Quartet Serenades with Shakespeare

3 mins read

By Minna Nizam

On Oct. 5, in honor of Shakespeare’s First Folio coming to Drew, the Concert Hall in the Dorothy Young Center for the Arts (DoYo) was filled with the music and melodies from the late-sixteenth-century.

The group responsible for performing these songs, the Ensemble Chaconne, is a world-renowned musical quartet from Boston. Their members include Peter H. Bloom on Renaissance flute, Carol Lewis on viola da gamba, Olav Chris Henriksen on Renaissance lute and Burcu Gulec as mezzo-soprano. Some of the notable venues they perform at internationally are the National Gallery in London and Jordan Hall in Boston.

Open for the general public to enjoy, their concert in the DoYo, entitled “Measure for Measure: The Music of Shakespeare’s Plays,” allowed the audience to experience authentic music from the playwright’s time. Their use of different instruments from the Renaissance, accompanied by Gulec’s beautiful singing, directly transported listeners to the Elizabethan era.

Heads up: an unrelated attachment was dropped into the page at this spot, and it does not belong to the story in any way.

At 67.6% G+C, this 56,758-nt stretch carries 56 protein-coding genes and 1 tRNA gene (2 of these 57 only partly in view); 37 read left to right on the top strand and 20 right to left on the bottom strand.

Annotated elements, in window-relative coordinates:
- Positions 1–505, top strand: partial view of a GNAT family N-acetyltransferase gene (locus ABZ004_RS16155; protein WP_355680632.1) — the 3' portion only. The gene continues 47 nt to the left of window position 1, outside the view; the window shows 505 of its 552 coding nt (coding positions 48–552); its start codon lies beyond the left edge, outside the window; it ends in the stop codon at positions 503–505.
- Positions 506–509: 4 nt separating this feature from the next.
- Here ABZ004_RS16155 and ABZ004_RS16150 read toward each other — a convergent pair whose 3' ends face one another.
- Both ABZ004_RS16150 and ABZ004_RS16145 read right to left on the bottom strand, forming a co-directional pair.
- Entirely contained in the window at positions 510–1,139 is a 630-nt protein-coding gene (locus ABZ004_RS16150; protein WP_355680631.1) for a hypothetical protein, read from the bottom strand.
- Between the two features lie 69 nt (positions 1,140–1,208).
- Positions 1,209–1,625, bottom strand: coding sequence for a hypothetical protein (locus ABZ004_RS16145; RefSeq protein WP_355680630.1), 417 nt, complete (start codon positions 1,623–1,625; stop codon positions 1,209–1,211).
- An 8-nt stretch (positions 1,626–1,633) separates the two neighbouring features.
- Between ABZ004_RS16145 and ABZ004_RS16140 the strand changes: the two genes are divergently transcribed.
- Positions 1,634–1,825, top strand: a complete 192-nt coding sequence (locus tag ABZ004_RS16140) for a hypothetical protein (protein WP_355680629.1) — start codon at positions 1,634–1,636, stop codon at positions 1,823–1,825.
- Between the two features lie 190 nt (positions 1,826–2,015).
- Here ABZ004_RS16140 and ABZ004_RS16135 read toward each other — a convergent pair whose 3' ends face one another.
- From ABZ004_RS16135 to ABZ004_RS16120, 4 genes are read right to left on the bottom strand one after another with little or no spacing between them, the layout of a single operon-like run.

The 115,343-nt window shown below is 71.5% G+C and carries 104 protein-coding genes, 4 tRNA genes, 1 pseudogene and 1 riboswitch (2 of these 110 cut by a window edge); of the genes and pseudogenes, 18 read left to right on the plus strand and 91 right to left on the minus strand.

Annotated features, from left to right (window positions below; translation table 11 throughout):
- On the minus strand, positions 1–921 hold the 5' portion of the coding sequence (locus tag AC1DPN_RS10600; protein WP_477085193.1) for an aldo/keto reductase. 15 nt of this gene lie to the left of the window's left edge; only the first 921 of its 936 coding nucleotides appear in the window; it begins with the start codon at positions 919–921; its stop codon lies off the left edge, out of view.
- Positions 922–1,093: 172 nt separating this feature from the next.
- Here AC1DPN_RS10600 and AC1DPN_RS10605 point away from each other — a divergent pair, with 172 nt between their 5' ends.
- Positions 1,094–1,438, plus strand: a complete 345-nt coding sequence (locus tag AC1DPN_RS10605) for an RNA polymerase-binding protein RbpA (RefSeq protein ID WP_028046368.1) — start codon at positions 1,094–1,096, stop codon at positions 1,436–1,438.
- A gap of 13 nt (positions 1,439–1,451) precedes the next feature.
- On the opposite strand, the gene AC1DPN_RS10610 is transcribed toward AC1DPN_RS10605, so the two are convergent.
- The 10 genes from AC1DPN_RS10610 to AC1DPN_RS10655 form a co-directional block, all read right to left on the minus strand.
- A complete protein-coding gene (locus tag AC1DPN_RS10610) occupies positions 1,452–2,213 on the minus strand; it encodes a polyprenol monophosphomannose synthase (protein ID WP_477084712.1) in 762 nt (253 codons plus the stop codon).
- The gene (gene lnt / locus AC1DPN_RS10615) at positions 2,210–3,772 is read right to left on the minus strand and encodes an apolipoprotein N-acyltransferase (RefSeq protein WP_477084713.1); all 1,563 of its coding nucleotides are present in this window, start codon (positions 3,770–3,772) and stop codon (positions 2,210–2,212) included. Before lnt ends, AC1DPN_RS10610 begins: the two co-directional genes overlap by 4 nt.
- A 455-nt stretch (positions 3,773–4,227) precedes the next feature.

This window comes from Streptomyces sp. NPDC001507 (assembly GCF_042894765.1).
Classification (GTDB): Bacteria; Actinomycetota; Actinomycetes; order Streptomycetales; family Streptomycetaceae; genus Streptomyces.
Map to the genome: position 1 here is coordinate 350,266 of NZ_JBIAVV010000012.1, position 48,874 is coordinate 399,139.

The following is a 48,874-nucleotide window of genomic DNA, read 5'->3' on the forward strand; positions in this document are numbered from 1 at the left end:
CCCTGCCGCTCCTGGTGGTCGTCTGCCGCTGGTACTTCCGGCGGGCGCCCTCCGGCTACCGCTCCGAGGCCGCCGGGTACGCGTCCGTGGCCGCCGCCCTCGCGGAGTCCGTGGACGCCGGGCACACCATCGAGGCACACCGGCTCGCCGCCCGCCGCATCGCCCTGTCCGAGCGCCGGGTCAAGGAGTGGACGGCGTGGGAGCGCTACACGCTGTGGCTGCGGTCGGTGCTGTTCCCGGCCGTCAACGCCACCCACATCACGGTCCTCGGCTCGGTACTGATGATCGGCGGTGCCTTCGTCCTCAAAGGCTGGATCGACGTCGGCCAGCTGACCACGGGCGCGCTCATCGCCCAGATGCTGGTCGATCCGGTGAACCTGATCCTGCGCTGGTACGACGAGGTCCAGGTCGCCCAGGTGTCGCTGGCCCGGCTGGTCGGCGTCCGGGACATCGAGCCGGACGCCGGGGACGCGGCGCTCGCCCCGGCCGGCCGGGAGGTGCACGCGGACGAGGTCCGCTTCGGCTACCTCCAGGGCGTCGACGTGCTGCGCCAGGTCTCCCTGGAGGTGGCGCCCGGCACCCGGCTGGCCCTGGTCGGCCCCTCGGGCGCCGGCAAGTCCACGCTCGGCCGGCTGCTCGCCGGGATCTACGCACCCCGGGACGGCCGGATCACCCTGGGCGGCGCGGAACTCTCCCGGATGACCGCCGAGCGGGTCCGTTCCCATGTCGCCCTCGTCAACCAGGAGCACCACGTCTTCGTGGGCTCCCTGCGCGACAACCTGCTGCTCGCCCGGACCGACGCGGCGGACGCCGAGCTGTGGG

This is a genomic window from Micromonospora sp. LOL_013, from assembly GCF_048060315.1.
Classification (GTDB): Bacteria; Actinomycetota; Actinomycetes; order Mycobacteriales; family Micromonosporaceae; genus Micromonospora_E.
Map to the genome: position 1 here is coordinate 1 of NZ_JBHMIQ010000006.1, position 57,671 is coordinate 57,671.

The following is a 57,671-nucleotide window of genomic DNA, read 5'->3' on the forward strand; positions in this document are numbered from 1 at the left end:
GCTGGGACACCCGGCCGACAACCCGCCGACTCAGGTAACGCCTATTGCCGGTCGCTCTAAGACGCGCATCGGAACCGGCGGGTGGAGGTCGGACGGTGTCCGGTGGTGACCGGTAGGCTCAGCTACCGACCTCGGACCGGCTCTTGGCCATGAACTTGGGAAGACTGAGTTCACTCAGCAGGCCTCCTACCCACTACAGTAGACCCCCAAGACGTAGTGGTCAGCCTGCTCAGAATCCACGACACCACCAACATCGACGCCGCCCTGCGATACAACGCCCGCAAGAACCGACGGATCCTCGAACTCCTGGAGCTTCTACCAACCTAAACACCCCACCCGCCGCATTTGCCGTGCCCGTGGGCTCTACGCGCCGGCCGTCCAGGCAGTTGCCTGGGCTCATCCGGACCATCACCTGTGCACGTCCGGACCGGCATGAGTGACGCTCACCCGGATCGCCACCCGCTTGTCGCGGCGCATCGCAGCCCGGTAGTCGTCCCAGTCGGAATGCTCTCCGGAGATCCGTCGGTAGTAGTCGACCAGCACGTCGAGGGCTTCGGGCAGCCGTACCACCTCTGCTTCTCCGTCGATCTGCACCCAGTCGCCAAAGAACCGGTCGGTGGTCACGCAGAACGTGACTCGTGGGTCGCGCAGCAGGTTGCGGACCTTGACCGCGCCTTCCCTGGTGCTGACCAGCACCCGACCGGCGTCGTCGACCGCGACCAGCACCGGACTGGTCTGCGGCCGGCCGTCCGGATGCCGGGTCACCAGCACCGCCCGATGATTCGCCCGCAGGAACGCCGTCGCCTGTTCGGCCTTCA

In particular, one Drewid, Kayla D’Oyen (’17), noted that the music helped her to connect with the literature of Shakespeare. She said, “I loved this concert because it provided me with a soundtrack for his work.”

This was certainly a sentiment that the entire audience shared because throughout the night. The Ensemble Chaconne performed different themed sets relating to the music of Shakespeare’s plays. One set included actual songs implemented into his productions, like “La Volto” from Henry V (1599). Others contained popular melodies relevant during Shakespeare’s life, such as Greensleeves. However, the most well received set of the night was the selections from “Hamlet.”

One song in particular that resonated with the audience was “Valentine’s Day,” sung originally by the character Ophelia in Act 4. The dramatic sounds echoing from Lewis’ viola helped set the somber tone of the melody. Bloom’s flute solo added a whimsical element to the tune. Once the song came to a close, the entire audience clapped enthusiastically.

Emmanuel Quinones (’20) remarked, “I enjoyed the singing and all of the instruments they used. I always love the songs from that era.”

Shakespeare’s First Folio is currently on view in Mead Hall Oct. 6-30. Drew students will also be performing “Hamlet” October 19-29.

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